CLINTON, Utah (ABC4News) – Pregnant women during this time of year, need to exercise extra caution to avoid getting a virus that could be passed on to their unborn child. It’s a virus, doctors say could cause hearing loss and brain damage. 

Katie Hanks, of Clinton, was concerned when her newborn baby didn’t pass his hearing test.
After a few more rounds of testing they found Tanner’s hearing loss was permanent, and likely caused by cytomegalovirus or CMV.

It can happen during pregnancy and transferred to the fetus.

“I had no idea what that was. It was super overwhelming finding out that our brand new baby had hearing loss and might have this virus that could cause a whole bunch of issues for him,” said Hanks.

Albert Park, Ear Nose, and Throat Doctor at University of Utah School of Medicine and Primary Children’s Hospital says the outcomes are similar to the zika virus that include hearing loss, small heads, and brain damage, yet people don’t know about.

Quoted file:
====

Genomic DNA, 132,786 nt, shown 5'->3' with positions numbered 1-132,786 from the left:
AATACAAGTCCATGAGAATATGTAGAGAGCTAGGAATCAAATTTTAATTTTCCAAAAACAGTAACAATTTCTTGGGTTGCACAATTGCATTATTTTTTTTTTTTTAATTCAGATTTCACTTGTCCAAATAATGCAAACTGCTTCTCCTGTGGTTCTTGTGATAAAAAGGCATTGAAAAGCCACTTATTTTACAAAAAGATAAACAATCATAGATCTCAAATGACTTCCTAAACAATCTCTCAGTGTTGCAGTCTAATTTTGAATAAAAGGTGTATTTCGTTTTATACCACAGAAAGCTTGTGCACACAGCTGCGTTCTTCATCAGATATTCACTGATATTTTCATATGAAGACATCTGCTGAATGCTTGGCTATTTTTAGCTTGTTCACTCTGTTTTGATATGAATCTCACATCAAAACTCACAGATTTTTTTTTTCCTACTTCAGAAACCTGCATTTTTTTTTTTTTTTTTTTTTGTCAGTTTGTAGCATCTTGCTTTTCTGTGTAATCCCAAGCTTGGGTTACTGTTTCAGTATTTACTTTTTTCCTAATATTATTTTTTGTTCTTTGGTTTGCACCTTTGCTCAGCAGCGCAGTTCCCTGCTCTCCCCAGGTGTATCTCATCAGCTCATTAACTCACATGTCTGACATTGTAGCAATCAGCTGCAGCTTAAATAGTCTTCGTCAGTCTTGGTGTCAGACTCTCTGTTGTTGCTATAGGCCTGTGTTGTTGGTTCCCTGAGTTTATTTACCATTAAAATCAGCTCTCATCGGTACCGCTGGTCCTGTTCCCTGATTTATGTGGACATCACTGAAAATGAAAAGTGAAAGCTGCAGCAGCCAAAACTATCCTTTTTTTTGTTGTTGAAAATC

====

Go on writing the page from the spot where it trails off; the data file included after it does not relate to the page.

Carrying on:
“It can cause devastating complications and problems. It’s the most common infections children can be exposed to. A common scenario we see is a mother who’s pregnant who has a toddler in daycare who gets the infection,” said Park. 

The toddler may be fine, in fact, Dr. Park says, 85 percent of people infected won’t have complications, but it can be devastating to the unborn child. When CMV is not addressed it can affect a child’s development of speech, language, and social skills.

An antiviral medication is available.

Dr. Park says it can prevent further hearing loss and brain damage. Dr. Park is now involved in an NIH-funded clinical trial in Utah and other sites across the country to study the effects of the medicine and how it may benefit kids with a less severe infection from the

Utah was the first state to pass a law, 5 years ago, mandating newborns who fail their hearing exam be tested for the CMV infection.